[225 U.S. 187, 192] 'On appeal to this court it has become apparent that the decision of the two cases involves a question of conflict of jurisdiction between the State and the Federal government as to the pilotage of all steam vessels touching at both foreign and domestic ports on the one voyage, and also as to the pilotage of the large number of registered steam vessels now engaged in traffic between ports of the Atlantic and the Pacific coasts of the United States, both by way of the Isthmus of Tehuantepec and the Isthmus of Panama and around South America. The decision will also affect the very large number of steam vessels which may reasonably be expected to sail between American ports on the Atlantic and the Pacific oceans, via the Panama canal.
Mr. William Denman for Anderson and Jordan.
Mr. Graham Summer, with whom Mr. George W. Towle, [225 U.S. 187, 195] Mr. Thomas Thacher, Mr. Thomas D. Thacher and Mr. Leland B. Duer were on the brief, for Steamship Companies.
Mr. Justice Hughes, after making the above statement, delivered the opinion of the court:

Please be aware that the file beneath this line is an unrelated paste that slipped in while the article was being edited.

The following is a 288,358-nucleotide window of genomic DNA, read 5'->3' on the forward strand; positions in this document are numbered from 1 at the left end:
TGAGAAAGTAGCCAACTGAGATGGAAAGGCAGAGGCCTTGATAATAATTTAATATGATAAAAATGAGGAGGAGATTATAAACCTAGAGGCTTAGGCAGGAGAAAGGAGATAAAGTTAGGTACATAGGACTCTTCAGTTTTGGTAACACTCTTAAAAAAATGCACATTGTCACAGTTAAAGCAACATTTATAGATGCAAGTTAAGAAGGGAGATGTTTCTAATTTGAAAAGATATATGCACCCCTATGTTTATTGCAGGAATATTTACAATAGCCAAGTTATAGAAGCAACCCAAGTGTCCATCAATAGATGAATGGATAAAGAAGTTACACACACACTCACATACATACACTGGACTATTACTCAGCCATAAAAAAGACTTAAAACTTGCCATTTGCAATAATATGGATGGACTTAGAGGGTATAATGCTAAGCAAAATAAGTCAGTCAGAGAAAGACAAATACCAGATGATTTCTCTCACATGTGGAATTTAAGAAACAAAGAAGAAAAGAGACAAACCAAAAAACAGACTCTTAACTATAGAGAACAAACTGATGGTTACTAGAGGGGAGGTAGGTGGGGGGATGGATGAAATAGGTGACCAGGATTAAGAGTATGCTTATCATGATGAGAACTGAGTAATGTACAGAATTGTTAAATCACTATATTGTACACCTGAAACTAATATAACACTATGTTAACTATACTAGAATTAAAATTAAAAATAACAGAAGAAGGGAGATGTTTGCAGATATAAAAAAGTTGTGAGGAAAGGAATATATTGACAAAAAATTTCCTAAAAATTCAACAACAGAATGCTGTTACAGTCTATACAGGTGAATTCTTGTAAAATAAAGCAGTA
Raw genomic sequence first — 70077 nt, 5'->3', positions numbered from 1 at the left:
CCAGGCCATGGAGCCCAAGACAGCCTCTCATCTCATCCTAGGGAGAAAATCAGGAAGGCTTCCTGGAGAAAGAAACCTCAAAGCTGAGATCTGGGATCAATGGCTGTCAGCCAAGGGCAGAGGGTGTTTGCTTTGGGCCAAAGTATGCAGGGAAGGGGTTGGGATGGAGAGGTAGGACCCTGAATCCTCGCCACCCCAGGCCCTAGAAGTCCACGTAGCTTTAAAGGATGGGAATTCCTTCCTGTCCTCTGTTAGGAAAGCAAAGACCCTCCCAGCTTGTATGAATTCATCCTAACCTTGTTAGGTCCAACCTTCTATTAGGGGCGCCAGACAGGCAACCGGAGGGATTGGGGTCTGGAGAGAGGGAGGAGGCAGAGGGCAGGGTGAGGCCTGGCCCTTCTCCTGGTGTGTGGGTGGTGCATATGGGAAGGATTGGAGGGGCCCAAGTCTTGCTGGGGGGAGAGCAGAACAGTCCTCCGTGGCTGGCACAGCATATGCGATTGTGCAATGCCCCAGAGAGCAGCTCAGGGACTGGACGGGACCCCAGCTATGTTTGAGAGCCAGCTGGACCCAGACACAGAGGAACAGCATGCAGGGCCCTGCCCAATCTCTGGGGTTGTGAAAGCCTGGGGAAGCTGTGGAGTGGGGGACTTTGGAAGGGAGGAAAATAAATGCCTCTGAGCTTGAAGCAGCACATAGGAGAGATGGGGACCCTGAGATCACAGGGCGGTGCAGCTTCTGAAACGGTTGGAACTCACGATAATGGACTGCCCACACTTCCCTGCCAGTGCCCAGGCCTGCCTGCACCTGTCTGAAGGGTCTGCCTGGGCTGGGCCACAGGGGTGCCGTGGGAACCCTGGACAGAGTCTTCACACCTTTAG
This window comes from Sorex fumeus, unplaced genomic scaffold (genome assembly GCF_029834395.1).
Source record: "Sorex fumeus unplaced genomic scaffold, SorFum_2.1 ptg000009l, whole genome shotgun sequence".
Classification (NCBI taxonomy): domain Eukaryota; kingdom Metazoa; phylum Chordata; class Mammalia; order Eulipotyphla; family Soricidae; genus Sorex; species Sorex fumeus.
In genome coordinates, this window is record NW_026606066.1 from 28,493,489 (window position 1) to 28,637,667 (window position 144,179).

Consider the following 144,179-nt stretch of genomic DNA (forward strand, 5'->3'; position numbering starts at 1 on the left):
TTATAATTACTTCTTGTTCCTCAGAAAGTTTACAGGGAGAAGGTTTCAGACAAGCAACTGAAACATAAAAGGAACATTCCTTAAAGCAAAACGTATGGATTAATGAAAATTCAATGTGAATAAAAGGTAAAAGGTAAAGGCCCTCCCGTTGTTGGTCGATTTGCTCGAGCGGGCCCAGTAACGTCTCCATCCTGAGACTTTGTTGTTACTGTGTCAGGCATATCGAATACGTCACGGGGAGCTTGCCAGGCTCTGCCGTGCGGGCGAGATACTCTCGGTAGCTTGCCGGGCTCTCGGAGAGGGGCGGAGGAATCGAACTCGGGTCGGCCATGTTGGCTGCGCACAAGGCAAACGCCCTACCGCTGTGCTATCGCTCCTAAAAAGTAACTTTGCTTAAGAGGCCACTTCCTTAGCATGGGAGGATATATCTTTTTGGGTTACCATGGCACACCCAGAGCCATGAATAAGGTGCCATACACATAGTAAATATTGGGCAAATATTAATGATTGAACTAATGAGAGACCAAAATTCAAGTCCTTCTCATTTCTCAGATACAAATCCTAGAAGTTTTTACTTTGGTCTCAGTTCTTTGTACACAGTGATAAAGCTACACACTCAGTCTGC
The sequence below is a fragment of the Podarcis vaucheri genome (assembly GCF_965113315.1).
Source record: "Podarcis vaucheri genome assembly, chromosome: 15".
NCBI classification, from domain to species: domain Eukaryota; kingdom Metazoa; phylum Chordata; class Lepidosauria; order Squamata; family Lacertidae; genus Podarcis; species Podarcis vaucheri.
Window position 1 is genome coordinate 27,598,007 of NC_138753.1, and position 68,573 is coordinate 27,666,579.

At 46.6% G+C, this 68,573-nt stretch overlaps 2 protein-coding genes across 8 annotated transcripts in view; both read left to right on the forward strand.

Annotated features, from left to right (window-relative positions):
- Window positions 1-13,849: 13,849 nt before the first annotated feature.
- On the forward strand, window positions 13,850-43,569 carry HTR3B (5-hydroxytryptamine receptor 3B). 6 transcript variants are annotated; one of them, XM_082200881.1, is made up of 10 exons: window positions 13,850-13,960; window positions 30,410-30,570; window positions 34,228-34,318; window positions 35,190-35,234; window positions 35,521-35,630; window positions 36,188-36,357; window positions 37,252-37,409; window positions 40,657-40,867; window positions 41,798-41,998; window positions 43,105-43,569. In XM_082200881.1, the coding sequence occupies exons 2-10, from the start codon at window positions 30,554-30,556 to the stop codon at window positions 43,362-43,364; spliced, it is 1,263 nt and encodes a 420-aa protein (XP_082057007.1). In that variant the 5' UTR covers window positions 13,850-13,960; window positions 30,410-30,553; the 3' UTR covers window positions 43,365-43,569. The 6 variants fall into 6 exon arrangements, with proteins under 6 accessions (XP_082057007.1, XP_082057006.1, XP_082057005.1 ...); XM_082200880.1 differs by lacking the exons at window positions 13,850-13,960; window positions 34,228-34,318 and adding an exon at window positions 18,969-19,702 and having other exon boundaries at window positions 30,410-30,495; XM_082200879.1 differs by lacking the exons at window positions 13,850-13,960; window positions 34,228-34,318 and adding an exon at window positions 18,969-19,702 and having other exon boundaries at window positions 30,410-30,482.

When the Constitution of the United States was adopted, each state had its own regulations of pilotage. While this subject was embraced within the grant of the power 'to regulate commerce with foreign nations and among the several states' (art. 1, 8), Congress did not supersede the state legislation, but by the act of August 7, 1789, chap. 9, 4 (1 Stat. at L. 53, 54, Rev. Stat. 4235, U. S. Comp. Stat. 1901, p. 2903), it was enacted that 'all pilots in the bays, inlets, rivers, harbors, and ports of the United States, shall continue to be regulated in conformity with the existing laws of the states respectively wherein such pilots may be, or with such laws as the states may respectively hereafter enact for the purpose, until further legislative provision shall be made by Congress.' This was 'a clear and authoritative declaration by the first Congress, that the nature of this subject is such that until Congress should find it necessary to exercise its power, it should be left to the legislation of the states;' and it has long been established by the decisions of this court that, although state laws concerning pilotage are regulations of commerce, they fall within that class of powers which may be exercised by the states until Congress shall see fit to act. Cooley v. Port Wardens, 12 How. 299, 319, 321, 13 L. ed. 996, 1004, 1005; Pacific Mail S. S. Co. v. Joliffe, 2 Wall. 450, 459, 17 L. ed. 805, 807; Ex parte McNiel, 13 Wall. 236, 240, 20 L. ed. 624, 625; Wilson v. McNamee, 102 U.S. 572 , 26 L. ed. 234; Olsen v. Smith, 195 U.S. 332, 341 , 49 S. L. ed. 224, 229, 25 Sup. Ct. Rep. 52. In 1837 (5 Stat. at L. 153, chap. 22, U. S. Comp. Stat. 1901, p. 2903), it was provided that a master of a vessel entering or leaving a port situate upon waters which are the boundary between two states might employ a pilot licensed by either state. There was no other Federal legislation upon the subject of pilots until 1852; [225 U.S. 187, 196] and thus 'for more than sixty years' it was 'acted on by the states, and the systems of some of them created and of others essentially modified during that period.' Cooley v. Port Wardens, supra, p. 321.